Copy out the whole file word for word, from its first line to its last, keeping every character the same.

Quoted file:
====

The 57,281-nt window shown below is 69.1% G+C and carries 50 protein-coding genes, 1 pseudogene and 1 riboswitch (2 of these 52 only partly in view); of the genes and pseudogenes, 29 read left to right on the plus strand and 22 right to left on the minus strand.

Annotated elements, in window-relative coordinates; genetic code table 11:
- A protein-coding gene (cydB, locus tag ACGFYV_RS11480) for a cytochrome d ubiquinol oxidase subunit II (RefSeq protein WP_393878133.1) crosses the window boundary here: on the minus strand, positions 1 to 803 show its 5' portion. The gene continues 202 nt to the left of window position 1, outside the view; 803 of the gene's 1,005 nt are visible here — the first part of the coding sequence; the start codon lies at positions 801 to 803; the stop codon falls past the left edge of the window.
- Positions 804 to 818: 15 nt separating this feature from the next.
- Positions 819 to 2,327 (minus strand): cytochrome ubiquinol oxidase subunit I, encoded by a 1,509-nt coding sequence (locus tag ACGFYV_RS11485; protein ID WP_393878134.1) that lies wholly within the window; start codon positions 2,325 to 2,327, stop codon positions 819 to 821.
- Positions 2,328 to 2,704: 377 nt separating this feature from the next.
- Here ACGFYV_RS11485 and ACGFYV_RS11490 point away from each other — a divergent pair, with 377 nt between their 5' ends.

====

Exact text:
The 57,281-nt window shown below is 69.1% G+C and carries 50 protein-coding genes, 1 pseudogene and 1 riboswitch (2 of these 52 only partly in view); of the genes and pseudogenes, 29 read left to right on the plus strand and 22 right to left on the minus strand.

Annotated elements, in window-relative coordinates; genetic code table 11:
- A protein-coding gene (cydB, locus tag ACGFYV_RS11480) for a cytochrome d ubiquinol oxidase subunit II (RefSeq protein WP_393878133.1) crosses the window boundary here: on the minus strand, positions 1 to 803 show its 5' portion. The gene continues 202 nt to the left of window position 1, outside the view; 803 of the gene's 1,005 nt are visible here — the first part of the coding sequence; the start codon lies at positions 801 to 803; the stop codon falls past the left edge of the window.
- Positions 804 to 818: 15 nt separating this feature from the next.
- Positions 819 to 2,327 (minus strand): cytochrome ubiquinol oxidase subunit I, encoded by a 1,509-nt coding sequence (locus tag ACGFYV_RS11485; protein ID WP_393878134.1) that lies wholly within the window; start codon positions 2,325 to 2,327, stop codon positions 819 to 821.
- Positions 2,328 to 2,704: 377 nt separating this feature from the next.
- Here ACGFYV_RS11485 and ACGFYV_RS11490 point away from each other — a divergent pair, with 377 nt between their 5' ends.